What did dinosaur meat taste like?

Answers to your questions about the news.
Oct. 18 2010 7:09 PM

What Did Dinosaur Meat Taste Like?

Not like chicken.

Illustration by Mark Alan Stamaty. Click image to expand.

Tyrannosaurus rex may have been a cannibal, according to research released on Friday. A team of paleontologists has discovered T. rex bones with giant teeth marks, suggesting the ancient carnivore either hunted their own species or scavenged their remains. What might these dinosaurs have tasted like?

Advertisement

More like hawk meat than chicken. Many people have glibly suggested that a hunk of dinosaur flesh might have tasted like an oven stuffer. Birds taste a bit like crocodiles, they reason, and both are related to dinosaurs. (Birds are the direct descendants of dinosaurs, and crocodilians are their cousins.) But this simple logic is probably wrong. Countless factors determine the flavor of meat, including the composition of an animal's muscles, its eating habits, and its hormones. Based on the evolutionary tree, we might speculate that T. rex tasted more like poultry than, say, beef or pork. Its flavor would likely have been closer to that of a carnivorous bird—perhaps a hawk—than a chicken. What does a hawk taste like? It's probably not far off from the dark meat of a turkey but would be more pungent because of its all-meat diet.

Crocodiles and chickens both have lots of white meat, which comes from their quick-acting, fast-twitch muscles full of pale glycogen. That fast-twitch anatomy fits these animals' lifestyles: Chickens stand around most of the day, relying on their large breast muscles for the occasional burst of flapping so they can escape into the trees when a predator threatens; crocodiles save their energy for quick lunges at passing meals. But an animal like a T. rex, which seems to have roamed the alluvial plains of western North America in a constant hunt for food, would probably have had more high-endurance, slow-twitch muscle tissue—the kind we think of as dark meat.

Furthermore, farm-raised chickens are mainly granivorous, dining on pellets of corn with small amounts of soy protein. T. rex was a carnivore, dining on herbivorous dinosaurs like triceratops (and, from time to time, his fellow T. rexes). That difference would likely have affected the flavor, in the same way that grass-fed cattle might taste a little different from their corn-fattened cousins. There were some granivorous dinosaurs, a few very closely related to T. rex, which seem to have subsisted on ancient precursors to the cereals of today. These animals might have tasted a bit more like chicken. The less specialized herbivores mostly ate plants like horsetail and ferns.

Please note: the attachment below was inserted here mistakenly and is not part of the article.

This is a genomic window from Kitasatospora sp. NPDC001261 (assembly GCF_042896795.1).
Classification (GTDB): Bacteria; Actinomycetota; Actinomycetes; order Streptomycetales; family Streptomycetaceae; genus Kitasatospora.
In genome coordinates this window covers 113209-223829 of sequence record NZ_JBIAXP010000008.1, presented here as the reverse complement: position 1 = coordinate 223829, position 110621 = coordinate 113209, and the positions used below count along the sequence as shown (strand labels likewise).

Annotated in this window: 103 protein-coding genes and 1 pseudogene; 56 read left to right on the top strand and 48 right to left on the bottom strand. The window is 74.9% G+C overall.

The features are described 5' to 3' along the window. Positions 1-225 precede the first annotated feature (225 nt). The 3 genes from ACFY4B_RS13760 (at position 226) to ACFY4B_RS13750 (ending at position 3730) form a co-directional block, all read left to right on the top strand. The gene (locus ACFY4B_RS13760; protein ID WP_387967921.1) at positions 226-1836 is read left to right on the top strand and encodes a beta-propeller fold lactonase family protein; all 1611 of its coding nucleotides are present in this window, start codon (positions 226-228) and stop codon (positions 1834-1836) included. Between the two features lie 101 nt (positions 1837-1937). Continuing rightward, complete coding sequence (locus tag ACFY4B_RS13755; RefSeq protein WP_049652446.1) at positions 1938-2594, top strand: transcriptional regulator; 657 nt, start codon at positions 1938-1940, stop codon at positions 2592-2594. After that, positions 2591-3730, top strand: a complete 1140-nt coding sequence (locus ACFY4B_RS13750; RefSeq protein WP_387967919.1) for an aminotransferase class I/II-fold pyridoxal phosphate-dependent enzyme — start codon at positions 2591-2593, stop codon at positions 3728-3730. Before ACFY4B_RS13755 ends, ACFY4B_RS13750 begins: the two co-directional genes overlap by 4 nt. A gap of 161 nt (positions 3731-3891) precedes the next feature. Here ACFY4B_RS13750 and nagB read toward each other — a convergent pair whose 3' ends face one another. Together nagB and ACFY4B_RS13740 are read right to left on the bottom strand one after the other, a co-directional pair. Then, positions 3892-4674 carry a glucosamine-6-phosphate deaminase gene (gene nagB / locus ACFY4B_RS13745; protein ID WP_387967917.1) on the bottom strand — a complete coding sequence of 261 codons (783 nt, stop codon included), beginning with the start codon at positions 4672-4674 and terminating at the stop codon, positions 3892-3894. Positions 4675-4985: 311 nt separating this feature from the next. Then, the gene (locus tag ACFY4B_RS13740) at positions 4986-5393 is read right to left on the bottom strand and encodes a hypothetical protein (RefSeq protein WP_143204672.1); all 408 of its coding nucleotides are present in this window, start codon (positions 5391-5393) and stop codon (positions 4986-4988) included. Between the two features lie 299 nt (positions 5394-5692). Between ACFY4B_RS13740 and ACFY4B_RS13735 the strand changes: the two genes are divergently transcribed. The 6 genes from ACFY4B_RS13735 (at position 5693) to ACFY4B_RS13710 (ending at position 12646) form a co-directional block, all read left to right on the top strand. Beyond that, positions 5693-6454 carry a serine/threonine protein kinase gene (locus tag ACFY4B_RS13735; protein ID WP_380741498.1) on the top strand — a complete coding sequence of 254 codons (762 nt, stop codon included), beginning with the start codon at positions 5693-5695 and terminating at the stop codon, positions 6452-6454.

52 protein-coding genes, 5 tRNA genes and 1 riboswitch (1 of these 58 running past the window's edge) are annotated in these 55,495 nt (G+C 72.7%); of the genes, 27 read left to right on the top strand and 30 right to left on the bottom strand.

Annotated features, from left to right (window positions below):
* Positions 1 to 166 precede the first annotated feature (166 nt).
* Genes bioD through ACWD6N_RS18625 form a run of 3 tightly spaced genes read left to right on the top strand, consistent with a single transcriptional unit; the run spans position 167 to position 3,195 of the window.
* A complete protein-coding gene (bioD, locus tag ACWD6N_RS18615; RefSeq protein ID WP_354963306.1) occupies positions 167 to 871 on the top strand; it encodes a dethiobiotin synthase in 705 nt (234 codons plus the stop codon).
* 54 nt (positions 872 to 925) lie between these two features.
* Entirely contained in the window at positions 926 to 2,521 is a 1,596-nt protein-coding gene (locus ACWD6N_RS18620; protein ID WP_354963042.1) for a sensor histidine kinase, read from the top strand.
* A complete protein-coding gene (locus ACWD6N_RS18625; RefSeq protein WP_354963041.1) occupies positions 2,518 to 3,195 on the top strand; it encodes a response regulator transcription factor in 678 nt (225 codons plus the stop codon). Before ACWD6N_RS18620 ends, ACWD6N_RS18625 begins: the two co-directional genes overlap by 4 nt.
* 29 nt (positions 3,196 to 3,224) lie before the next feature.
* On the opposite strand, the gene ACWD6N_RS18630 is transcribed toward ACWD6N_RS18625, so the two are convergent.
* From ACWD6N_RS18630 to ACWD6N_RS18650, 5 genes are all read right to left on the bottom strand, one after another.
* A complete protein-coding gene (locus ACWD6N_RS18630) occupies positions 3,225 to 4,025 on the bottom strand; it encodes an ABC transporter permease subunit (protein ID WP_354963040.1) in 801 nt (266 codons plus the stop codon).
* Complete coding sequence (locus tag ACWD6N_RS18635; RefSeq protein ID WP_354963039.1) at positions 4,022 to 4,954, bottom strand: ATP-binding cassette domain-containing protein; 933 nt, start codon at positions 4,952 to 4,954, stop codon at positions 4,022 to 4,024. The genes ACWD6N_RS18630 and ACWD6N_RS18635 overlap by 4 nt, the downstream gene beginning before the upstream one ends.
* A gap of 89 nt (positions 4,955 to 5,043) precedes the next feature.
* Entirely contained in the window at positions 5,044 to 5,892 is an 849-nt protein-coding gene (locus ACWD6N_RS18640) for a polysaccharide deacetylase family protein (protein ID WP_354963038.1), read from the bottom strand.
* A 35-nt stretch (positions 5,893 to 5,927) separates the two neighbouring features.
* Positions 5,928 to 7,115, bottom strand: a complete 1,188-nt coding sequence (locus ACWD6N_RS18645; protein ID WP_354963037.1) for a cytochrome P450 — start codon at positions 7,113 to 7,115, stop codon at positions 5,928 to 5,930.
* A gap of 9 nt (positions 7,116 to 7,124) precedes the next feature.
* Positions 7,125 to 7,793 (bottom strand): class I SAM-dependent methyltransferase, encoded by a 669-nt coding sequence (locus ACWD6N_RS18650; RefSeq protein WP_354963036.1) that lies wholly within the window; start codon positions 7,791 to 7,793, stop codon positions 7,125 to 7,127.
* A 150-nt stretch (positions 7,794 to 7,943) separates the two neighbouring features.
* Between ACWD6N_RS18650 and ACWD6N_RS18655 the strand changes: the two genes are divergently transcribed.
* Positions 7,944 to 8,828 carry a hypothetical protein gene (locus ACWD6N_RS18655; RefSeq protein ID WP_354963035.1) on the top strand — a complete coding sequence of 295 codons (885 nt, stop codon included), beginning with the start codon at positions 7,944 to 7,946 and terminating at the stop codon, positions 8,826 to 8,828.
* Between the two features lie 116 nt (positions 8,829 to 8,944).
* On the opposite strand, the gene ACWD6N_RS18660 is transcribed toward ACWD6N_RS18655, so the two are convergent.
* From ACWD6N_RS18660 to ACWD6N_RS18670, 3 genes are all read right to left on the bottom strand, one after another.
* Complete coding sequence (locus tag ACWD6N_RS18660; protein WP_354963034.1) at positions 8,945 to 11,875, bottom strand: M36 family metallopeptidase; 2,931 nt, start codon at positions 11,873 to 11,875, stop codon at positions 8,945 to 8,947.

Drumsticks are likely to have been the most plentiful source of T. rex meat, with other large deposits in the neck and back. With such tiny little arms, Tyrannosaurus rex had a relative paucity of breast meat, though, at six tons per animal, there was plenty of just about everything. If the king of the dinosaurs had any white meat at all, it would have been in the tail, which may have been whipped around as a weapon. It's also possible that the tail was used exclusively for balance.

Got a question about today's news? Ask the Explainer.

Explainer thanks Nick Longrich of Yale University and Paul Sereno of the University of Chicago.

Like  Slate  and the Explainer  on Facebook. Follow us on Twitter.

TODAY IN SLATE

Politics

Talking White

Black people’s disdain for “proper English” and academic achievement is a myth.

Hong Kong’s Protesters Are Ridiculously Polite. That’s What Scares Beijing So Much.

The One Fact About Ebola That Should Calm You: It Spreads Slowly

Operation Backbone

How White Boy Rick, a legendary Detroit cocaine dealer, helped the FBI uncover brazen police corruption.

A Jaw-Dropping Political Ad Aimed at Young Women, Apparently

The XX Factor
Oct. 1 2014 4:05 PM Today in GOP Outreach to Women: You Broads Like Wedding Dresses, Right?
Music

How Even an Old Hipster Can Age Gracefully

On their new albums, Leonard Cohen, Robert Plant, and Loudon Wainwright III show three ways.

How Tattoo Parlors Became the Barber Shops of Hipster Neighborhoods

This Gargantuan Wind Farm in Wyoming Would Be the Hoover Dam of the 21st Century

Moneybox
Oct. 1 2014 8:34 AM This Gargantuan Wind Farm in Wyoming Would Be the Hoover Dam of the 21st Century To undertake a massively ambitious energy project, you don’t need the government anymore.
  News & Politics
Politics
Oct. 1 2014 7:26 PM Talking White Black people’s disdain for “proper English” and academic achievement is a myth.
  Business
Buy a Small Business
Oct. 1 2014 11:48 PM Inking the Deal Why tattoo parlors are a great small-business bet.
  Life
Outward
Oct. 1 2014 6:02 PM Facebook Relaxes Its “Real Name” Policy; Drag Queens Celebrate
  Double X
The XX Factor
Oct. 1 2014 5:11 PM Celebrity Feminist Identification Has Reached Peak Meaninglessness
  Slate Plus
Behind the Scenes
Oct. 1 2014 3:24 PM Revelry (and Business) at Mohonk Photos and highlights from Slate’s annual retreat.
  Arts
Brow Beat
Oct. 1 2014 9:39 PM Tom Cruise Dies Over and Over Again in This Edge of Tomorrow Supercut
  Technology
Future Tense
Oct. 1 2014 6:59 PM EU’s Next Digital Commissioner Thinks Keeping Nude Celeb Photos in the Cloud Is “Stupid”
  Health & Science
Science
Oct. 1 2014 4:03 PM Does the Earth Really Have a “Hum”? Yes, but probably not the one you’re thinking.
  Sports
Sports Nut
Oct. 1 2014 5:19 PM Bunt-a-Palooza! How bad was the Kansas City Royals’ bunt-all-the-time strategy in the American League wild-card game?